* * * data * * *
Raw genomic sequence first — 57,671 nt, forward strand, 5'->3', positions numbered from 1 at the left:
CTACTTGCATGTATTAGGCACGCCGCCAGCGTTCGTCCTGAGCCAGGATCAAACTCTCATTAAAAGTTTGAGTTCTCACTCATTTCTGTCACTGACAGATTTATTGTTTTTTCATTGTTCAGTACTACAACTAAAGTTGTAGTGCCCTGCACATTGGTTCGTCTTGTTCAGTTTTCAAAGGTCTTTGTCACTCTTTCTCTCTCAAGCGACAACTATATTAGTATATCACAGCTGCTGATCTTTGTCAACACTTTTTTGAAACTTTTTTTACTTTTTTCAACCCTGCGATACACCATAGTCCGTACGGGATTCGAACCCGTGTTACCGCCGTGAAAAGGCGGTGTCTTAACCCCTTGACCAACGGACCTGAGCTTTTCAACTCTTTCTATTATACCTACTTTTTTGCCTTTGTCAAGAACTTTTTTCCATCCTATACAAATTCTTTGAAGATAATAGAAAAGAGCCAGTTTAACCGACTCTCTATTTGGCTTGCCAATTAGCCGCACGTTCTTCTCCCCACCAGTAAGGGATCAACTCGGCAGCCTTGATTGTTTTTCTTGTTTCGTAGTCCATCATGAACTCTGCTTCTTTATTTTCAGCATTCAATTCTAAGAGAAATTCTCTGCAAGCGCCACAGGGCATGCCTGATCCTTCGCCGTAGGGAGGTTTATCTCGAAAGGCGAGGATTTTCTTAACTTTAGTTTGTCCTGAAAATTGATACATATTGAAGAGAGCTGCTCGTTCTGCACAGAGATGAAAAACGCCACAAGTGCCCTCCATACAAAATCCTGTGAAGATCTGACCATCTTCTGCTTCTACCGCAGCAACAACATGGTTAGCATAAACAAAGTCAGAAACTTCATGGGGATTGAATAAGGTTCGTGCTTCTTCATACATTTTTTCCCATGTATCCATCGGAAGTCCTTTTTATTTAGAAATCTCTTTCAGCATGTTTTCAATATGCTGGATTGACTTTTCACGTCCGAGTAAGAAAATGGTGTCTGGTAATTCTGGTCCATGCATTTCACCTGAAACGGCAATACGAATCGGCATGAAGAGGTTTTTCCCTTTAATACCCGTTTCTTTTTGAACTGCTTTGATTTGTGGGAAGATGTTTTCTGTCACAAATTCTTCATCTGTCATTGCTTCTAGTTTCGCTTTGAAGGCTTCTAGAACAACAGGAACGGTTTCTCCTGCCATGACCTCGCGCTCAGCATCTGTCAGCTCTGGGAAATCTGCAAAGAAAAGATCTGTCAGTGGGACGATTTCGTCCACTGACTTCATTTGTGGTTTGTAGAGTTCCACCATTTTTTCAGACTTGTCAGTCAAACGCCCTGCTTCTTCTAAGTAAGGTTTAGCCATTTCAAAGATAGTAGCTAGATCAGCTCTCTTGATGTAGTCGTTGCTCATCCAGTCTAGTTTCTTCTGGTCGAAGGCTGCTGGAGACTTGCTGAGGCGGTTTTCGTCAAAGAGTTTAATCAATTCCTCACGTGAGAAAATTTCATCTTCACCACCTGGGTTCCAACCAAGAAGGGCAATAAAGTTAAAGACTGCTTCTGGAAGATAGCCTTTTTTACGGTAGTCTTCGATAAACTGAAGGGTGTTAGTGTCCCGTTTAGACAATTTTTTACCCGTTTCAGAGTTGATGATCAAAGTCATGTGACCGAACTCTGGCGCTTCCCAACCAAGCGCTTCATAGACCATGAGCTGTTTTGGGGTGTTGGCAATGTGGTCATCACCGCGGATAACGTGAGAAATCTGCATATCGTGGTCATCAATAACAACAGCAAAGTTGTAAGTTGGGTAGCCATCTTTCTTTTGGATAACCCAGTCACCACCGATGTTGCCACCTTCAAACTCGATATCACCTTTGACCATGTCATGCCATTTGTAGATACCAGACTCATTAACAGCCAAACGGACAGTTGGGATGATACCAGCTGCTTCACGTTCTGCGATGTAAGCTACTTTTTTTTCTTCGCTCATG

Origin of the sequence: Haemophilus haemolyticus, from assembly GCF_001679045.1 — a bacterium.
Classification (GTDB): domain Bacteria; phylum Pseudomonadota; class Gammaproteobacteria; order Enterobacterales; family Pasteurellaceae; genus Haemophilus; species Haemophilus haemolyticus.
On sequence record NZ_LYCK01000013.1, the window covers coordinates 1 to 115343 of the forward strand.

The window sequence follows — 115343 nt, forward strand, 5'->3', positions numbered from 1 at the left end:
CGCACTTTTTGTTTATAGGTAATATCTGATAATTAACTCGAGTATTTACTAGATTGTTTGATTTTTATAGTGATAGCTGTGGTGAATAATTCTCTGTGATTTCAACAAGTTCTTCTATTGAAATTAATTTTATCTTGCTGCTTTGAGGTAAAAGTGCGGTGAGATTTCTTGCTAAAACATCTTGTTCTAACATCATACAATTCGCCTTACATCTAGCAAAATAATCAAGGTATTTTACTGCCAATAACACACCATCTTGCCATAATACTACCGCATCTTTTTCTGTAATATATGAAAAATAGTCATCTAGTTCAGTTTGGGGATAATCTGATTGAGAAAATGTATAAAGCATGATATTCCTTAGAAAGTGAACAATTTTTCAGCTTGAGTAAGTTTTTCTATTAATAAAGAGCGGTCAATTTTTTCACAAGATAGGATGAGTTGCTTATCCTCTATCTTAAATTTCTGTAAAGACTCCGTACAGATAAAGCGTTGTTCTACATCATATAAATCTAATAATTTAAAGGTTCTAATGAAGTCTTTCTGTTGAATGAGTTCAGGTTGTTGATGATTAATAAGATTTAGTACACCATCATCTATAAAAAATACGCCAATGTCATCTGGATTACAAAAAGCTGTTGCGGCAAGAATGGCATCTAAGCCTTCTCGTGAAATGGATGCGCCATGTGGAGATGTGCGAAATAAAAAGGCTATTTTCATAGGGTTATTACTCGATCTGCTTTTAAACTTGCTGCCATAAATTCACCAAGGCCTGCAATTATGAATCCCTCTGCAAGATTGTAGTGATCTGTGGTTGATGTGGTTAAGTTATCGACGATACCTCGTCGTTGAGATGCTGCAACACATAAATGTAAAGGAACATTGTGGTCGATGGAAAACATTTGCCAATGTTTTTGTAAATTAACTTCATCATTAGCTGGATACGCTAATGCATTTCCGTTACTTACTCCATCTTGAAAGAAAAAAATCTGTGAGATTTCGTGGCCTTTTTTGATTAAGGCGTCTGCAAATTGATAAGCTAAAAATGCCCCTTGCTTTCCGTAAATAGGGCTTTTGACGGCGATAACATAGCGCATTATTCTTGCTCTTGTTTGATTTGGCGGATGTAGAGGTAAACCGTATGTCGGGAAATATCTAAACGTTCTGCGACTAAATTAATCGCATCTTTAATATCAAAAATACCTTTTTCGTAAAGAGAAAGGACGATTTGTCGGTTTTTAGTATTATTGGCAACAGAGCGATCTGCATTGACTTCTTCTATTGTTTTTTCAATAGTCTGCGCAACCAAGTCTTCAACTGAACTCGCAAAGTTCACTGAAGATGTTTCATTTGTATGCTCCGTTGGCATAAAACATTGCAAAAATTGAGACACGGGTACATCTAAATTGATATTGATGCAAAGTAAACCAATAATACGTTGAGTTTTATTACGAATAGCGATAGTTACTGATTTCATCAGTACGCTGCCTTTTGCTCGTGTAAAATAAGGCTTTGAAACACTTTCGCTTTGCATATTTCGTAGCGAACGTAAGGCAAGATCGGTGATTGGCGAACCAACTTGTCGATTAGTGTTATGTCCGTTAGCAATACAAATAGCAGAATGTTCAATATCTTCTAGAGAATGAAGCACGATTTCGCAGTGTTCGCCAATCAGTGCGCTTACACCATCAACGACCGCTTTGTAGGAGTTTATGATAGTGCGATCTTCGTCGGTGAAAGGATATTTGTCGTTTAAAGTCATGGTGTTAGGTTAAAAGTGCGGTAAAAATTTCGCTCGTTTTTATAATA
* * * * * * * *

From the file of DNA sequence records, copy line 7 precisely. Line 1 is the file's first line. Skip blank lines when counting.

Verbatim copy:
CGCACTTTTTGTTTATAGGTAATATCTGATAATTAACTCGAGTATTTACTAGATTGTTTGATTTTTATAGTGATAGCTGTGGTGAATAATTCTCTGTGATTTCAACAAGTTCTTCTATTGAAATTAATTTTATCTTGCTGCTTTGAGGTAAAAGTGCGGTGAGATTTCTTGCTAAAACATCTTGTTCTAACATCATACAATTCGCCTTACATCTAGCAAAATAATCAAGGTATTTTACTGCCAATAACACACCATCTTGCCATAATACTACCGCATCTTTTTCTGTAATATATGAAAAATAGTCATCTAGTTCAGTTTGGGGATAATCTGATTGAGAAAATGTATAAAGCATGATATTCCTTAGAAAGTGAACAATTTTTCAGCTTGAGTAAGTTTTTCTATTAATAAAGAGCGGTCAATTTTTTCACAAGATAGGATGAGTTGCTTATCCTCTATCTTAAATTTCTGTAAAGACTCCGTACAGATAAAGCGTTGTTCTACATCATATAAATCTAATAATTTAAAGGTTCTAATGAAGTCTTTCTGTTGAATGAGTTCAGGTTGTTGATGATTAATAAGATTTAGTACACCATCATCTATAAAAAATACGCCAATGTCATCTGGATTACAAAAAGCTGTTGCGGCAAGAATGGCATCTAAGCCTTCTCGTGAAATGGATGCGCCATGTGGAGATGTGCGAAATAAAAAGGCTATTTTCATAGGGTTATTACTCGATCTGCTTTTAAACTTGCTGCCATAAATTCACCAAGGCCTGCAATTATGAATCCCTCTGCAAGATTGTAGTGATCTGTGGTTGATGTGGTTAAGTTATCGACGATACCTCGTCGTTGAGATGCTGCAACACATAAATGTAAAGGAACATTGTGGTCGATGGAAAACATTTGCCAATGTTTTTGTAAATTAACTTCATCATTAGCTGGATACGCTAATGCATTTCCGTTACTTACTCCATCTTGAAAGAAAAAAATCTGTGAGATTTCGTGGCCTTTTTTGATTAAGGCGTCTGCAAATTGATAAGCTAAAAATGCCCCTTGCTTTCCGTAAATAGGGCTTTTGACGGCGATAACATAGCGCATTATTCTTGCTCTTGTTTGATTTGGCGGATGTAGAGGTAAACCGTATGTCGGGAAATATCTAAACGTTCTGCGACTAAATTAATCGCATCTTTAATATCAAAAATACCTTTTTCGTAAAGAGAAAGGACGATTTGTCGGTTTTTAGTATTATTGGCAACAGAGCGATCTGCATTGACTTCTTCTATTGTTTTTTCAATAGTCTGCGCAACCAAGTCTTCAACTGAACTCGCAAAGTTCACTGAAGATGTTTCATTTGTATGCTCCGTTGGCATAAAACATTGCAAAAATTGAGACACGGGTACATCTAAATTGATATTGATGCAAAGTAAACCAATAATACGTTGAGTTTTATTACGAATAGCGATAGTTACTGATTTCATCAGTACGCTGCCTTTTGCTCGTGTAAAATAAGGCTTTGAAACACTTTCGCTTTGCATATTTCGTAGCGAACGTAAGGCAAGATCGGTGATTGGCGAACCAACTTGTCGATTAGTGTTATGTCCGTTAGCAATACAAATAGCAGAATGTTCAATATCTTCTAGAGAATGAAGCACGATTTCGCAGTGTTCGCCAATCAGTGCGCTTACACCATCAACGACCGCTTTGTAGGAGTTTATGATAGTGCGATCTTCGTCGGTGAAAGGATATTTGTCGTTTAAAGTCATGGTGTTAGGTTAAAAGTGCGGTAAAAATTTCGCTCGTTTTTATAATA